She said that she would appear in the exam.

                                                           Could

She said, “she could play a piano”

They said, “we couldn’t learn the lesson”

He said, “I could run faster”

She said that she could play a violin.

They said they couldn’t learn the lesson.

He said that he could run faster.

                                                          Might

He said, “guests might come”

She said, “it might rain”

John said, “I might meet him”

He said that guest might come.

She said that it might rain.

John said that he might meet him.

                                                           Should

He said, “I should avail the opportunity”

She said, “I should help a him”

They said, “we should take the exam”

He said that he should avail the opportunity.

She said that she should help him.

They said that they should take the exam.

                                                         Ought to

He said to me, “you ought to wait for him”

She said, “I ought to learn method of study”

They said, we ought to attend our classes”

He said to me that I ought to wait for him.

She said that she ought to learn method of study.

They said that they ought to attend their classes.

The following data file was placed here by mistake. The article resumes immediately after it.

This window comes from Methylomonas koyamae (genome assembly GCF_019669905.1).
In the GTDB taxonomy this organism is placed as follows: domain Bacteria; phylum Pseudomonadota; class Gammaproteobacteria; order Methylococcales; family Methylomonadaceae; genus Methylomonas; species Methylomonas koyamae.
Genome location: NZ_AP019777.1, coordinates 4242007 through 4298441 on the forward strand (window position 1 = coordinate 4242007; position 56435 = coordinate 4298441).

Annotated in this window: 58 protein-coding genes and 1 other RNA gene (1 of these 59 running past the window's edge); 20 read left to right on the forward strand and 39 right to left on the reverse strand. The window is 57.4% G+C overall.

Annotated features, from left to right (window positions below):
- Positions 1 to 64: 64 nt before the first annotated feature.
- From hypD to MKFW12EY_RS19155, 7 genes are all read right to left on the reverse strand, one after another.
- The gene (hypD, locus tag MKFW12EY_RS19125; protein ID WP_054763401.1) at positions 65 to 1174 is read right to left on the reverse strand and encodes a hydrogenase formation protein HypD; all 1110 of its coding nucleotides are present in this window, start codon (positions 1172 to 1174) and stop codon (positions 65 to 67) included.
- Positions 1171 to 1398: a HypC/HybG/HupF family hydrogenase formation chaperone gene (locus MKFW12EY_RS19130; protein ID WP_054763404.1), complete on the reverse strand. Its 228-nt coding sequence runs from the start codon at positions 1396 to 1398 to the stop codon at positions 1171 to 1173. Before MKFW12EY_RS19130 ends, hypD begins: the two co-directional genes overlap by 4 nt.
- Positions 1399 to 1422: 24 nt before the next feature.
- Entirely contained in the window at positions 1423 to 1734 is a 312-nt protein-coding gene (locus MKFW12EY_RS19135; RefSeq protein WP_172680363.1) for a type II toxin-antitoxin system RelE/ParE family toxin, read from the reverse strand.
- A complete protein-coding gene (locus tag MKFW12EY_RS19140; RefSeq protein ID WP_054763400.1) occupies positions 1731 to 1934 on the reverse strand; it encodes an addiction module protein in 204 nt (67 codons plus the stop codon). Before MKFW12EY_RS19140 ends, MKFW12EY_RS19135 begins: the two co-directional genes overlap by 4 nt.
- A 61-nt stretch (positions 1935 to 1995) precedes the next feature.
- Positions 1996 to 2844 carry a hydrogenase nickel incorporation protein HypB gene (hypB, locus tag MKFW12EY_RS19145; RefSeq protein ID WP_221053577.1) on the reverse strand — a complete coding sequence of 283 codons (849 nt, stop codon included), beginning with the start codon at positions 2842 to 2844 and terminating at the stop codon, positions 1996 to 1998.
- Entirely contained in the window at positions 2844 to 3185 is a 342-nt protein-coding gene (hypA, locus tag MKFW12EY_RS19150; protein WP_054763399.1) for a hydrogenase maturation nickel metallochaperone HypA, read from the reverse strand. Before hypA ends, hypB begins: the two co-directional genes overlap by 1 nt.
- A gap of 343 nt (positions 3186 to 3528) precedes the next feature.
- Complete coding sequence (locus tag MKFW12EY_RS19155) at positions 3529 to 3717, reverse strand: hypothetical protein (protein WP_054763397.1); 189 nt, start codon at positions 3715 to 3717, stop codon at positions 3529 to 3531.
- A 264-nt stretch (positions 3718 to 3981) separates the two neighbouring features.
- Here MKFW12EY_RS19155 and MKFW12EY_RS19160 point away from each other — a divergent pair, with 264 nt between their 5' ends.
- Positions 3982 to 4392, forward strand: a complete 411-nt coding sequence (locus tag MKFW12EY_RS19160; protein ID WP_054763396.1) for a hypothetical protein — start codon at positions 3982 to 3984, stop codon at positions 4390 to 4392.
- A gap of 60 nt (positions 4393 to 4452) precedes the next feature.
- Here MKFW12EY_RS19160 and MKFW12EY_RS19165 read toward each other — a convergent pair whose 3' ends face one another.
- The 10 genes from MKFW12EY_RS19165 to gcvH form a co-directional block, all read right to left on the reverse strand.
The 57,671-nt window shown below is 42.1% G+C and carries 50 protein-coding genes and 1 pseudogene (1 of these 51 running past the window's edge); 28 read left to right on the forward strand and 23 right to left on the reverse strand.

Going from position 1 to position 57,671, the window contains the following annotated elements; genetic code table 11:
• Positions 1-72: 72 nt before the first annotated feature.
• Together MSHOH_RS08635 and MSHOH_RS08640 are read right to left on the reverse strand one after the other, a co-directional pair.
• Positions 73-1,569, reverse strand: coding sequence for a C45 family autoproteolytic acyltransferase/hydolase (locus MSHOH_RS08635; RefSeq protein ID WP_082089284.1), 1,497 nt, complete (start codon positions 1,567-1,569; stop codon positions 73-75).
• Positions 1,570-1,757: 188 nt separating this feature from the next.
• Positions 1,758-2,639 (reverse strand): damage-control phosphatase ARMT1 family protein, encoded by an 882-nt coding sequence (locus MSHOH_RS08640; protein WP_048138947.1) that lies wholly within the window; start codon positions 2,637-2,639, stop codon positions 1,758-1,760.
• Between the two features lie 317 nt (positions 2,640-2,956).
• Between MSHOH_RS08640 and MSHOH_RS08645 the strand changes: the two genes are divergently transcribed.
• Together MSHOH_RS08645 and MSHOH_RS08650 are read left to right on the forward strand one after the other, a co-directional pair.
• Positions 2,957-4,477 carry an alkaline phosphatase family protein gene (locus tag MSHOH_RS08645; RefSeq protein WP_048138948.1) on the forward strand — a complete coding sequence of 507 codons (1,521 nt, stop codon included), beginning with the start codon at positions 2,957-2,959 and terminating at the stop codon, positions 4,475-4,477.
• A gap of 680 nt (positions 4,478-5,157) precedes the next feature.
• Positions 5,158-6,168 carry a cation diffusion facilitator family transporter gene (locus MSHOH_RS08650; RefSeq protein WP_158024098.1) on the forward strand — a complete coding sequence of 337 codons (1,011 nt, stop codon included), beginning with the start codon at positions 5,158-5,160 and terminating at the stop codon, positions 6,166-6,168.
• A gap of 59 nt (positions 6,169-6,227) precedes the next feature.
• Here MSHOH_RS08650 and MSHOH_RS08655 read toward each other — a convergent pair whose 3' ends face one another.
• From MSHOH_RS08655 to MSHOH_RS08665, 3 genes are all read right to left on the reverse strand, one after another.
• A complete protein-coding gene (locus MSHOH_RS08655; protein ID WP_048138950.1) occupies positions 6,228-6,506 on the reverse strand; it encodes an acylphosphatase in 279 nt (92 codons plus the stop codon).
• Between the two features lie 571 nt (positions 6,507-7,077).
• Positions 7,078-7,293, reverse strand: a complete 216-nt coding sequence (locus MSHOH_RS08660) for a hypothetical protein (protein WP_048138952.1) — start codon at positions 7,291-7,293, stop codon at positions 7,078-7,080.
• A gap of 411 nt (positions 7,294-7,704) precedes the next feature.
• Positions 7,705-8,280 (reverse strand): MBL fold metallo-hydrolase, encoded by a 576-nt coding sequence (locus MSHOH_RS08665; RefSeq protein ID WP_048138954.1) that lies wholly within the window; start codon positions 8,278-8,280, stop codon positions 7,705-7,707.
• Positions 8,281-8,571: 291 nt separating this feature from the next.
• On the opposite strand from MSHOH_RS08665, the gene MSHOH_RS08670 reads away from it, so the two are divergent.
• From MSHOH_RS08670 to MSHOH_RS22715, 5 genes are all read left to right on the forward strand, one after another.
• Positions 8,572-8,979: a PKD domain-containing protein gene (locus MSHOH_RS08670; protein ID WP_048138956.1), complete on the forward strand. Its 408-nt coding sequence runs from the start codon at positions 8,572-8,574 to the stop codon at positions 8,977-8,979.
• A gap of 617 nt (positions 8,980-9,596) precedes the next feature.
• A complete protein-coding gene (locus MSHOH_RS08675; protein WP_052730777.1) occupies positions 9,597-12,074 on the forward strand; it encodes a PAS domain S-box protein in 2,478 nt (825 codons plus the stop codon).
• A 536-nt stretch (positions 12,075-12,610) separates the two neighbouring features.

Indirect speech for exclamatory and imperative sentences.

Indirect speech of imperative sentence.

A sentence which expresses command, request, advice or suggestion is called imperative sentence.
For example,
     •  Open the door.
     •  Please help me.
     •  Learn your lesson.

To change such sentences into indirect speech, the
word “ordered” or “requested” or “advised” or “suggested” or “forbade”
or “not to do” is added to reporting verb depending upon nature of
imperative sentence in reported speech.

Examples.

           Direct speech: He said to me, “please help me”
           Indirect Speech: He requested me to help him.
           Direct speech: She said to him, “you should work hard for exam”
           Indirect Speech: He suggested him to work hard for exam.
           Direct speech: They said to him, “do not tell a lie”
           Indirect Speech: They said to him not to tell a lie.
           Direct speech: He said, “open the door”
           Indirect Speech: He ordered to open the door.